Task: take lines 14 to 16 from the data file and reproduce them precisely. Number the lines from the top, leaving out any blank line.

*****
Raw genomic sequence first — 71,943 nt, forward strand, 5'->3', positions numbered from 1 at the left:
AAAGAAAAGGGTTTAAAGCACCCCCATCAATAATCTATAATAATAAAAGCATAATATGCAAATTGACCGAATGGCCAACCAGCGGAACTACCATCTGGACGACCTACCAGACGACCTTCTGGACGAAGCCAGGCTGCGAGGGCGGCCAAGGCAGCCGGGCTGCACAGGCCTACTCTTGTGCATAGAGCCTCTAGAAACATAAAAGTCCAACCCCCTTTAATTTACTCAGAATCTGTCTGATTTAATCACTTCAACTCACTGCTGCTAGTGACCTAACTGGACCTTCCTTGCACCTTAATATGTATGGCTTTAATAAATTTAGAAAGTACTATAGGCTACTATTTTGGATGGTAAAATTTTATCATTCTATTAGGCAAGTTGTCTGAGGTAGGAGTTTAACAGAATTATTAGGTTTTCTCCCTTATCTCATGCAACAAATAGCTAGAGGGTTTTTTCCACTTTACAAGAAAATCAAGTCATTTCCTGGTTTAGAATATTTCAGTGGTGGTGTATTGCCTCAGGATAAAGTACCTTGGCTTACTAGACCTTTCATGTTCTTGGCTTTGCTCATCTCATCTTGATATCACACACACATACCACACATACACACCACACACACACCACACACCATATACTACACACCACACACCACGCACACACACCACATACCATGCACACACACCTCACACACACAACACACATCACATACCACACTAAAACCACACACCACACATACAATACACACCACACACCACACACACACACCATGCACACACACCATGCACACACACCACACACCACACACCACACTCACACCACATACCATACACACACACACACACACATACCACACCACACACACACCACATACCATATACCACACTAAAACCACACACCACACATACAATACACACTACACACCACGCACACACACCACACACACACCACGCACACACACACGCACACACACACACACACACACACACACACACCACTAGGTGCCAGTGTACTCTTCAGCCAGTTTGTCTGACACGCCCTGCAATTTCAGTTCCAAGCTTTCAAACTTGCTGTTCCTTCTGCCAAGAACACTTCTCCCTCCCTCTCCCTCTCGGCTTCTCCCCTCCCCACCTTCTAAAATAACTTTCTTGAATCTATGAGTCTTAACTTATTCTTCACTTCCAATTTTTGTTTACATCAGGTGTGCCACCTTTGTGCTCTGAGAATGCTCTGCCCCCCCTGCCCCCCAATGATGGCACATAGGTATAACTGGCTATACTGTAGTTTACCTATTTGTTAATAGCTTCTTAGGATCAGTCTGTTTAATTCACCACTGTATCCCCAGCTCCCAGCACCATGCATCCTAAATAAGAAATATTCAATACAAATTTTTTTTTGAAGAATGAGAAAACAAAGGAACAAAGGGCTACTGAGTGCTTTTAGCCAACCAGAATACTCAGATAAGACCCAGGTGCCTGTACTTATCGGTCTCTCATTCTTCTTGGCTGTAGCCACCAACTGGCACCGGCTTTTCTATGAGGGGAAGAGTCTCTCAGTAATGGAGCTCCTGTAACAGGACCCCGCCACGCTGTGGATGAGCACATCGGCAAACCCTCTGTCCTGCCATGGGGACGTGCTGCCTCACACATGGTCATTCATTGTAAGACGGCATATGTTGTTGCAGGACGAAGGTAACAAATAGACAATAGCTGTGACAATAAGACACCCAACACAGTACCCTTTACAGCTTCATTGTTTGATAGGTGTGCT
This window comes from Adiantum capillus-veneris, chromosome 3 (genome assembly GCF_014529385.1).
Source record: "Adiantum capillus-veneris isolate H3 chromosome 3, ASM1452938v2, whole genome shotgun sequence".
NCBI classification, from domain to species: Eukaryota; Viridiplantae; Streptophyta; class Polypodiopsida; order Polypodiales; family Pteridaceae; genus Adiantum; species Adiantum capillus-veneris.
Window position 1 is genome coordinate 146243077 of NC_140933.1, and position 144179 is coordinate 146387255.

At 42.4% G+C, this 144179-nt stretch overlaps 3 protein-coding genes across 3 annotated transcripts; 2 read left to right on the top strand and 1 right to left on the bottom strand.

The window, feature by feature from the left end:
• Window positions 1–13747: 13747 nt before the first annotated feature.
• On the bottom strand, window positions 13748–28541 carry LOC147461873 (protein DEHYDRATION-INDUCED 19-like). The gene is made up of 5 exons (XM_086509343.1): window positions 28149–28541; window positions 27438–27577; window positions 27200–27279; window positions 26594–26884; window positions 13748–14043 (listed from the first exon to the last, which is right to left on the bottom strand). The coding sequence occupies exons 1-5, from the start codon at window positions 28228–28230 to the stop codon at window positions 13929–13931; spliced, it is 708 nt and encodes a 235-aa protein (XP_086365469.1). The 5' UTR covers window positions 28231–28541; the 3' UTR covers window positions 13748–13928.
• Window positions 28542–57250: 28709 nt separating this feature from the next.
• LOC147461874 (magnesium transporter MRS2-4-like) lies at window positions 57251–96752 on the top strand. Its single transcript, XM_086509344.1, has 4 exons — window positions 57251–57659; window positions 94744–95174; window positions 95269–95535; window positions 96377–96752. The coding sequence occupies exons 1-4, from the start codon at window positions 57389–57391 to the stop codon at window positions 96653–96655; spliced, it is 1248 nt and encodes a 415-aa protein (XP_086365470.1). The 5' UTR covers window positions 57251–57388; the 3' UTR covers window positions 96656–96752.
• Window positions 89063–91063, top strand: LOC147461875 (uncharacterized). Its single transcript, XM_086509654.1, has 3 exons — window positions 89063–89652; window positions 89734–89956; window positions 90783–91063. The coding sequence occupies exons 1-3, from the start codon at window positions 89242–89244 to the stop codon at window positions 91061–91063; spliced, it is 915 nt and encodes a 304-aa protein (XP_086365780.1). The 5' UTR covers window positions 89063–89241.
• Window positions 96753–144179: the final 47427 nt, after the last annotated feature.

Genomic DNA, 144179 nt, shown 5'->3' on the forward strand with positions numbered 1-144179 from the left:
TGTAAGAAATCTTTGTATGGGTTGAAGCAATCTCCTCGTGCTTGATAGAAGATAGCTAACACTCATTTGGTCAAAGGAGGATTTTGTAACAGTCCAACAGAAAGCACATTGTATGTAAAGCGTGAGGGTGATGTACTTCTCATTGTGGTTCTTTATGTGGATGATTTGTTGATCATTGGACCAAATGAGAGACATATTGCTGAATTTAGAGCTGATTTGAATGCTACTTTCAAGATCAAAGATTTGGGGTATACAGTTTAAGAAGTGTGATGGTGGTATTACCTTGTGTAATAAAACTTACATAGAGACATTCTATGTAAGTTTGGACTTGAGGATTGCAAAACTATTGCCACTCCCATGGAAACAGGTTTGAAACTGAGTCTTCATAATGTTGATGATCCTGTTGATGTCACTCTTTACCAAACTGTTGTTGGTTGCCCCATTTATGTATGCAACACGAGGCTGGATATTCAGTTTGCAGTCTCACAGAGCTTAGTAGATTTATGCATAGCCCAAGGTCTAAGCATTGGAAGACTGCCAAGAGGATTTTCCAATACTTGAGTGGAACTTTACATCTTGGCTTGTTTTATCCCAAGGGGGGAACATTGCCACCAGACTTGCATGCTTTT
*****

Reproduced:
• Window positions 96753–144179: the final 47427 nt, after the last annotated feature.

Genomic DNA, 144179 nt, shown 5'->3' on the forward strand with positions numbered 1-144179 from the left:
TGTAAGAAATCTTTGTATGGGTTGAAGCAATCTCCTCGTGCTTGATAGAAGATAGCTAACACTCATTTGGTCAAAGGAGGATTTTGTAACAGTCCAACAGAAAGCACATTGTATGTAAAGCGTGAGGGTGATGTACTTCTCATTGTGGTTCTTTATGTGGATGATTTGTTGATCATTGGACCAAATGAGAGACATATTGCTGAATTTAGAGCTGATTTGAATGCTACTTTCAAGATCAAAGATTTGGGGTATACAGTTTAAGAAGTGTGATGGTGGTATTACCTTGTGTAATAAAACTTACATAGAGACATTCTATGTAAGTTTGGACTTGAGGATTGCAAAACTATTGCCACTCCCATGGAAACAGGTTTGAAACTGAGTCTTCATAATGTTGATGATCCTGTTGATGTCACTCTTTACCAAACTGTTGTTGGTTGCCCCATTTATGTATGCAACACGAGGCTGGATATTCAGTTTGCAGTCTCACAGAGCTTAGTAGATTTATGCATAGCCCAAGGTCTAAGCATTGGAAGACTGCCAAGAGGATTTTCCAATACTTGAGTGGAACTTTACATCTTGGCTTGTTTTATCCCAAGGGGGGAACATTGCCACCAGACTTGCATGCTTTT